6. Tell us something that you’ve done that you are pretty sure no-one else in the community has done (yet)?
In 2008 (I think, maybe 2009), there was this new thing called ‘Twitter’ that everybody was talking about, so much so that I found myself invited onto a lunchtime news programme called “Working Lunch” where Declan Curry interviewed me, with some incredulity I have to say, about the idea of “running wine tastings on Twitter”. How times have changed
7. If you could move to any wine region, which would it be and why?
I did, once. I moved to Rioja for a couple of months as I was working there, so I brought the family as my wife was on maternity leave and we could be together. However, if I had to choose today (for wine reasons, not for the realities of doing business there), it might be somewhere with less commercial focus and strict rules, allowing for more relaxed and casual innovation. Maybe somewhere in Portugal (the people are lovely), or maybe the Adriatic (Slovenia / Croatia) – though as I’m following the exploits of Jo Aherne MW who has done just that, I’m probably being influenced!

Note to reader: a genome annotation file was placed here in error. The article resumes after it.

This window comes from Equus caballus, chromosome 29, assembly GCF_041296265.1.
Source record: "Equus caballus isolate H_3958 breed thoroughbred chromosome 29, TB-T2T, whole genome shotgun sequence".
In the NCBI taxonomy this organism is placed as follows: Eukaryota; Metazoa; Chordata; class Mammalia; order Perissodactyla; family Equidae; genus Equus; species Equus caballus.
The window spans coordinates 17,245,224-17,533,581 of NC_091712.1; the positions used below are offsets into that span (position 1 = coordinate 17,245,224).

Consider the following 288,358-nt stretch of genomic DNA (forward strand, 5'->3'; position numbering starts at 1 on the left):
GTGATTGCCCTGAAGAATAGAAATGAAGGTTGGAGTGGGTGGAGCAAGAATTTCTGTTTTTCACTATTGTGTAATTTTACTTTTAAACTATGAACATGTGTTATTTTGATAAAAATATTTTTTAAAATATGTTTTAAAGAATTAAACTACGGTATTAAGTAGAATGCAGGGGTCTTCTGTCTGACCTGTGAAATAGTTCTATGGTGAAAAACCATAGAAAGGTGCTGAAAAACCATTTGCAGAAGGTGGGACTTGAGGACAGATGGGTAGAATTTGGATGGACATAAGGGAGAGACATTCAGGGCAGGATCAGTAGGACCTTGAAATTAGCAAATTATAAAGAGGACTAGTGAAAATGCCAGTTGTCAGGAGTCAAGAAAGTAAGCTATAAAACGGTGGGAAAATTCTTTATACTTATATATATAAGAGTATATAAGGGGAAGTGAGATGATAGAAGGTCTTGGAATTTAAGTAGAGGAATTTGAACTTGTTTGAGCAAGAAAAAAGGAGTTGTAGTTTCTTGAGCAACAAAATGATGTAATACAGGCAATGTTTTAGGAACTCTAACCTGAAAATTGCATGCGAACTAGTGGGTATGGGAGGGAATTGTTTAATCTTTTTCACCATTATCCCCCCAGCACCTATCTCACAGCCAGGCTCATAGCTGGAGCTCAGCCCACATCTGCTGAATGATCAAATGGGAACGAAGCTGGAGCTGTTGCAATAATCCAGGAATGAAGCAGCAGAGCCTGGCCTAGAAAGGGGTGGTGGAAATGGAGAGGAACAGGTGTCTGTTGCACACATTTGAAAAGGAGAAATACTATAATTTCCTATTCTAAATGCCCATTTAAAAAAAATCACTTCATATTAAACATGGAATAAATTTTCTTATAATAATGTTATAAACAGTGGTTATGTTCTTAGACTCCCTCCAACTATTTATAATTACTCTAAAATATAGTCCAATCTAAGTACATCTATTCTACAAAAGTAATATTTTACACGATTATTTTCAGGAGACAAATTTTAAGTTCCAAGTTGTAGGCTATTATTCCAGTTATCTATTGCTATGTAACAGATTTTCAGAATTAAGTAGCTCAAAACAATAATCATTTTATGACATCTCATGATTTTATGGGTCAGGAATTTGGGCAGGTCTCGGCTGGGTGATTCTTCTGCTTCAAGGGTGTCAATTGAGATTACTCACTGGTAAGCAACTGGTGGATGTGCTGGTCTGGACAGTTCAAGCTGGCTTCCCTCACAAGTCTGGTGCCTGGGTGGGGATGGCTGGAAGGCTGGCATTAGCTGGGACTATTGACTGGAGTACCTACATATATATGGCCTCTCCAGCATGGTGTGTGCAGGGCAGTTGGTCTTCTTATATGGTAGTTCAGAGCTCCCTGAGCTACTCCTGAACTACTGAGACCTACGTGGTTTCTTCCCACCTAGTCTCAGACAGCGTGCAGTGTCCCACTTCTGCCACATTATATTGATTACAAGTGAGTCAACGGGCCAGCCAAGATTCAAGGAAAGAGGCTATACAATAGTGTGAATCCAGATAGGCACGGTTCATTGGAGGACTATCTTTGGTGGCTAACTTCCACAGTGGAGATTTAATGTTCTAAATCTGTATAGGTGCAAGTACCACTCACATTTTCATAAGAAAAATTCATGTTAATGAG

8. What’s the most unusual wine you’ve ever tried?
I’ve tried all sorts I guess, but the most unexpected styles were probably in Georgia (the country) – with tannic reds & skin-contact whites as well as their semi-sweet reds. Not all were great experiences, but they were ‘unusual’.
In terms of fond memories, there are the traditional wines of Istria in Croatia, and particularly the lovely Mavlasija Istriana.
9. At your niece’s 18th birthday party, she asks you for advice on learning about wine. What advice do you give her?
Before taking a course on wine tasting, take a course on Mindfulness … with the specific goal of applying this to what you will learn about wine.
Learning about wine (the tasting and personal experience part) is primarily about teaching yourself to be “in the moment” with that experience, to focus on the look, the smell and the taste – not the price and the ingredients. Once you have taught yourself to experience the wine, then you can ask others about how that experience is created, and learn about grapes, regions and vinification. Don’t make it about creating a catalogue of wine identified and consumed. Think of your wine enjoyment like an artform that you are mastering because you love it.
Oh, and join The Wine Society to buy some great wines